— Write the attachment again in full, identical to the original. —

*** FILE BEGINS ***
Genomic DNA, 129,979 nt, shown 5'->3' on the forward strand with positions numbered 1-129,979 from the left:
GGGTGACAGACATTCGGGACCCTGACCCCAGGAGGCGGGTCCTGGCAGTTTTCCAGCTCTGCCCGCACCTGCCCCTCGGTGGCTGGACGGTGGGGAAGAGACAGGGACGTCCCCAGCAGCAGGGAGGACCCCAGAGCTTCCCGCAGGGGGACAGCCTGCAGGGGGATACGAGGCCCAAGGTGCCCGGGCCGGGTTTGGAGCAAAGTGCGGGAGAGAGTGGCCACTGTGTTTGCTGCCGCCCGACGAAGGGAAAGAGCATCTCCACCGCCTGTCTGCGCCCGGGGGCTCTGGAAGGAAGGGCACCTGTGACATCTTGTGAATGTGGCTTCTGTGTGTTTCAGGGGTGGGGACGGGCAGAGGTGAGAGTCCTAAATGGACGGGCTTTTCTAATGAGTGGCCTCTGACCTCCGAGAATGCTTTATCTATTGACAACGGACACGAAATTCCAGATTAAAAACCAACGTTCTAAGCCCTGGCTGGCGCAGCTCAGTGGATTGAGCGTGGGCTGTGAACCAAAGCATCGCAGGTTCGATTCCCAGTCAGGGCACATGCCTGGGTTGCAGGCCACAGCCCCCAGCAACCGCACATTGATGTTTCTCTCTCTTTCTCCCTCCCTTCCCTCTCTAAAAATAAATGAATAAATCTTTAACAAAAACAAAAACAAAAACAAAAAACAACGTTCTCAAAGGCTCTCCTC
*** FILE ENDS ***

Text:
Genomic DNA, 129,979 nt, shown 5'->3' on the forward strand with positions numbered 1-129,979 from the left:
GGGTGACAGACATTCGGGACCCTGACCCCAGGAGGCGGGTCCTGGCAGTTTTCCAGCTCTGCCCGCACCTGCCCCTCGGTGGCTGGACGGTGGGGAAGAGACAGGGACGTCCCCAGCAGCAGGGAGGACCCCAGAGCTTCCCGCAGGGGGACAGCCTGCAGGGGGATACGAGGCCCAAGGTGCCCGGGCCGGGTTTGGAGCAAAGTGCGGGAGAGAGTGGCCACTGTGTTTGCTGCCGCCCGACGAAGGGAAAGAGCATCTCCACCGCCTGTCTGCGCCCGGGGGCTCTGGAAGGAAGGGCACCTGTGACATCTTGTGAATGTGGCTTCTGTGTGTTTCAGGGGTGGGGACGGGCAGAGGTGAGAGTCCTAAATGGACGGGCTTTTCTAATGAGTGGCCTCTGACCTCCGAGAATGCTTTATCTATTGACAACGGACACGAAATTCCAGATTAAAAACCAACGTTCTAAGCCCTGGCTGGCGCAGCTCAGTGGATTGAGCGTGGGCTGTGAACCAAAGCATCGCAGGTTCGATTCCCAGTCAGGGCACATGCCTGGGTTGCAGGCCACAGCCCCCAGCAACCGCACATTGATGTTTCTCTCTCTTTCTCCCTCCCTTCCCTCTCTAAAAATAAATGAATAAATCTTTAACAAAAACAAAAACAAAAACAAAAAACAACGTTCTCAAAGGCTCTCCTC